I read this lovely review on icon, and thought it very relevant to some of our conversations about art and design, particularly in this age of celebrity artists and celebrity designers. Now all i have to do is actually read the book …
words Rick Poynor
Bruno Munari’s Design as Art, first published in English in 1971, has been out of print for much too long and Penguin’s decision to reissue
it as a Modern Classic couldn’t be timelier. Inevitably, some elements of this collection of short writings have dated, but Munari’s way of thinking stands revealed – not for the first time – as extraordinarily prescient and relevant to many of the design problems we face today. His playful, inquiring, socially aware intelligence mark him as what we would now call a “critical designer”. The great charm and delicacy of his writing makes the humanity and good sense of his arguments even harder to resist.

By the 1960s, Munari was convinced that design had become the most significant visual art of its time. He had started as an artist himself, joining the Futurists in the late 1920s, and his own transformation into a designer gives his position added authority. Munari wanted to tear down the myth of the star artist who produces work for the intelligentsia. “It must be understood that as long as art stands aside from the problems of life it will only interest a very few people,” he writes. “Culture today is becoming a mass affair, and the artist must step down from his pedestal and be prepared to make a sign for a butcher’s shop (if he knows how to do it).”

Munari shared the Bauhaus ideal that art and life should be fused back together. The designer’s job was to respond to the needs of the time. Art should not be divorced from the everyday, an ideal world where we go to find beauty; visual quality should be part of everyone’s ordinary experience. Only when the objects we use and the places we inhabit have become works of art will life be in balance. Hand in hand with this goes a rejection of the idea of the designer with a personal style, which Munari regarded as a remnant of romanticism and a contradiction in terms.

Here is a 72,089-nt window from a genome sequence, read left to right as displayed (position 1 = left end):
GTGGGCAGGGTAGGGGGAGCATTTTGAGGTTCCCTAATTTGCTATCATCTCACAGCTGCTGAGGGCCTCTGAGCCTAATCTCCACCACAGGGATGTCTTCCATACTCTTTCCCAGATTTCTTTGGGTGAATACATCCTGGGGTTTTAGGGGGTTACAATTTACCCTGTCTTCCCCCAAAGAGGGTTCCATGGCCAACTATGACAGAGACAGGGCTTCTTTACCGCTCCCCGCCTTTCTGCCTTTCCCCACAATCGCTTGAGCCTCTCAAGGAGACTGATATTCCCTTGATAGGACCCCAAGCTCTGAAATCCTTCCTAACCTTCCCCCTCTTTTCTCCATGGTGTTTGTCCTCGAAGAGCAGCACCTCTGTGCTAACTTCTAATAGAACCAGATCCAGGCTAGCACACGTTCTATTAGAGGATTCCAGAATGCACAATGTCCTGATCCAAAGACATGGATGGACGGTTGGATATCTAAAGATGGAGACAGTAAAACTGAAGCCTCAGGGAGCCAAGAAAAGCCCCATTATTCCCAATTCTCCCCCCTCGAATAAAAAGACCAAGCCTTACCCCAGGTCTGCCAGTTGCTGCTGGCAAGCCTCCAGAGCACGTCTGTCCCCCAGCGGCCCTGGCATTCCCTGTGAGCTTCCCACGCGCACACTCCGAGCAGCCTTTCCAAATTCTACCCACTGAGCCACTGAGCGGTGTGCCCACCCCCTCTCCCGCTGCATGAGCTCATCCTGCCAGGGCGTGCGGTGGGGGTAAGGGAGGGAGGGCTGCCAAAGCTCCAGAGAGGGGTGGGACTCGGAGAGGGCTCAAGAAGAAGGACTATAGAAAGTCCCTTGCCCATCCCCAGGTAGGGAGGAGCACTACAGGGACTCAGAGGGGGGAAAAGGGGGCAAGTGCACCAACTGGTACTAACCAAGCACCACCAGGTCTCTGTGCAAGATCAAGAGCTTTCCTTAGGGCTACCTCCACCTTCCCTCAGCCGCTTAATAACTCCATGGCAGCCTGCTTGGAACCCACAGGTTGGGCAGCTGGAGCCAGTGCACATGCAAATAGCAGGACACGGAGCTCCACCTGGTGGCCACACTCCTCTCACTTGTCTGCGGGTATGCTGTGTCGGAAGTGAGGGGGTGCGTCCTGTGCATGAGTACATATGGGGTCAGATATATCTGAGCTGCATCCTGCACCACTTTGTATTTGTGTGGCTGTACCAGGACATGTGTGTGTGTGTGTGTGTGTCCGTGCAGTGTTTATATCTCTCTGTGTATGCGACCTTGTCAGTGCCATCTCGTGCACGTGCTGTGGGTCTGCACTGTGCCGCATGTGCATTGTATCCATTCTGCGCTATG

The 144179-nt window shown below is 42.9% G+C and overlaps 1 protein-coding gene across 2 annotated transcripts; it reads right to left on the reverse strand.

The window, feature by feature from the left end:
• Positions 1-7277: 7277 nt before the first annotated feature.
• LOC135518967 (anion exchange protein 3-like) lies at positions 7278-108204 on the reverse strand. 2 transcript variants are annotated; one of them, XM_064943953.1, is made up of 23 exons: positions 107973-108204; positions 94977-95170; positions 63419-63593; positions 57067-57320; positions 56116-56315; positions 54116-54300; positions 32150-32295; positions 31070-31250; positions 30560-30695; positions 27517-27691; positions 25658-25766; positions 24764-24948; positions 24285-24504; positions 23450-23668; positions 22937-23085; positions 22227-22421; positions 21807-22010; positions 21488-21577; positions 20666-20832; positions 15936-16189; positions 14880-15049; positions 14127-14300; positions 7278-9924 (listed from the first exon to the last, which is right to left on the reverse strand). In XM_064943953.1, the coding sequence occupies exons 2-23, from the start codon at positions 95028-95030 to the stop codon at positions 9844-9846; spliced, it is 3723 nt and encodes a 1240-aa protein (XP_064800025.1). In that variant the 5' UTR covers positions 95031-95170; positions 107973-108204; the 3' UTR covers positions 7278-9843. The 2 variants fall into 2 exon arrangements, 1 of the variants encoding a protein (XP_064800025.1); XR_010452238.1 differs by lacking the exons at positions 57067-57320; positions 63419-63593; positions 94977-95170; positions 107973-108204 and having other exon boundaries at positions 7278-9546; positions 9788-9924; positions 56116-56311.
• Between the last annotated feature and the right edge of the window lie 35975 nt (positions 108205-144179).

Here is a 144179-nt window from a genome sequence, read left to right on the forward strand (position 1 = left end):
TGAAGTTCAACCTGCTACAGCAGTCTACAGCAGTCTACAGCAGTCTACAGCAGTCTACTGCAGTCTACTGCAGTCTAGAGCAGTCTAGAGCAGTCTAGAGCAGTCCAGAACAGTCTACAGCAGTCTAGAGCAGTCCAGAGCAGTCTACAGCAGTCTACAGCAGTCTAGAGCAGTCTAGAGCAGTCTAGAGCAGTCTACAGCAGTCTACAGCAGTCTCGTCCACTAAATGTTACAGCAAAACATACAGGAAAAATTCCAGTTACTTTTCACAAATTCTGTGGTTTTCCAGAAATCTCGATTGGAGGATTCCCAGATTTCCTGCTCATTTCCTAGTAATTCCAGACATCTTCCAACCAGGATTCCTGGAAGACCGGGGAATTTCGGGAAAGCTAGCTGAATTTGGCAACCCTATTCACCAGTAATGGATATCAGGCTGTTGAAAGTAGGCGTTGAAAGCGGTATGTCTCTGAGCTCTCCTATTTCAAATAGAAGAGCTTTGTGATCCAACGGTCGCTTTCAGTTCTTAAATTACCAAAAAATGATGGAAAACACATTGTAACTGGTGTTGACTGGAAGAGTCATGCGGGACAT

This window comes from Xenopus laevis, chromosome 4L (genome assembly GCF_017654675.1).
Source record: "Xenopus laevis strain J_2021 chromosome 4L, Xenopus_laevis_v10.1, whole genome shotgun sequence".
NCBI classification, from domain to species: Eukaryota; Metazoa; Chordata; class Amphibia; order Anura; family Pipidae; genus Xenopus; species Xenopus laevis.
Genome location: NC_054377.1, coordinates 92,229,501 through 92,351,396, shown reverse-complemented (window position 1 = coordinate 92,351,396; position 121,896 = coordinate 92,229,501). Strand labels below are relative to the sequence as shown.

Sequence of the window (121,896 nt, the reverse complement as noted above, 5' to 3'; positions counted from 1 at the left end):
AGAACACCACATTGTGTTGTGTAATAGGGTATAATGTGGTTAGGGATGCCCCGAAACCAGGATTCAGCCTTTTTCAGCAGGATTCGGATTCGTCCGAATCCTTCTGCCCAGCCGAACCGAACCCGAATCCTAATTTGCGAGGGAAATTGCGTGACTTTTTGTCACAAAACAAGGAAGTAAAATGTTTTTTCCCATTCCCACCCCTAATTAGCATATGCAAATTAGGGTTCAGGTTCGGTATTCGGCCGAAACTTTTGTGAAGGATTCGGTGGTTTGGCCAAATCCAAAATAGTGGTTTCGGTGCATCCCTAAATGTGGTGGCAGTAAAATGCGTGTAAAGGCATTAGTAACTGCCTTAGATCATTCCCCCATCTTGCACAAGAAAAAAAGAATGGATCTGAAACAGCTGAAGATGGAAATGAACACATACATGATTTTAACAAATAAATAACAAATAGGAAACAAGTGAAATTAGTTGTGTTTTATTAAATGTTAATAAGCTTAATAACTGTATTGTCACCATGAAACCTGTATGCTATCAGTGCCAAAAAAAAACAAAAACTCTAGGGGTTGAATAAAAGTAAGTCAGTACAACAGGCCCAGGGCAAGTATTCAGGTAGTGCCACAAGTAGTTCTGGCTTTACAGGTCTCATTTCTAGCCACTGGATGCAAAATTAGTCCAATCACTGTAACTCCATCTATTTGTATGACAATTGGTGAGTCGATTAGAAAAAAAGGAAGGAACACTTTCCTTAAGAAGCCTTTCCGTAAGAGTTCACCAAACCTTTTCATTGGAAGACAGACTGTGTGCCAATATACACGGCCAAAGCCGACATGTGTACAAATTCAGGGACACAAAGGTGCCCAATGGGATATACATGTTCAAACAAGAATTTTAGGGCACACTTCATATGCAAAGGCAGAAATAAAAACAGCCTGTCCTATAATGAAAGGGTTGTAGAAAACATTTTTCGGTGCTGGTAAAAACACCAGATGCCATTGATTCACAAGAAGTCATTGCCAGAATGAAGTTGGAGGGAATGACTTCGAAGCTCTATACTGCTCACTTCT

His activities ran from graphic design to industrial design, by way of children’s books, and his observations are similarly elastic – such breadth of thinking is now rare. The book is sprinkled with Munari’s sketches of faces, chairs and letterforms, diagrams of his “useless machines” (aerial mobiles), theoretical reconstructions of imaginary objects, designs for lamps, and photos of his experiments with projected imagery. He points out that the ancient Japanese word for art, asobi, also means game, and this was the way he proceeded, as if playing a game, trying things out to see what would happen. Commentators have pointed out the Zen-like nature of his thinking and his passion for Japanese culture lies behind some of his most absorbing writing, including a lovely essay on the simplicity, lightness and adaptability of a traditional Japanese house. He concludes by contrasting this sarcastically with the uncivilised dirty marble of Italian homes.

Another essay directed at Italian readers begins by appearing to offer advice about knives, forks and spoons to young married people about to equip their kitchens. He runs through three pages of indispensable implements before suggesting, if all this seems a little expensive, a last resort – chopsticks. “Millions of people have been using them for thousands of years. But not us! No! Far too simple.” Fancy goods such as corkscrews like pigs’ tails and ashtrays in the form of little houses provoke similar ironies. Munari is everywhere opposed to excess. “Subtract rather than add,” he advises.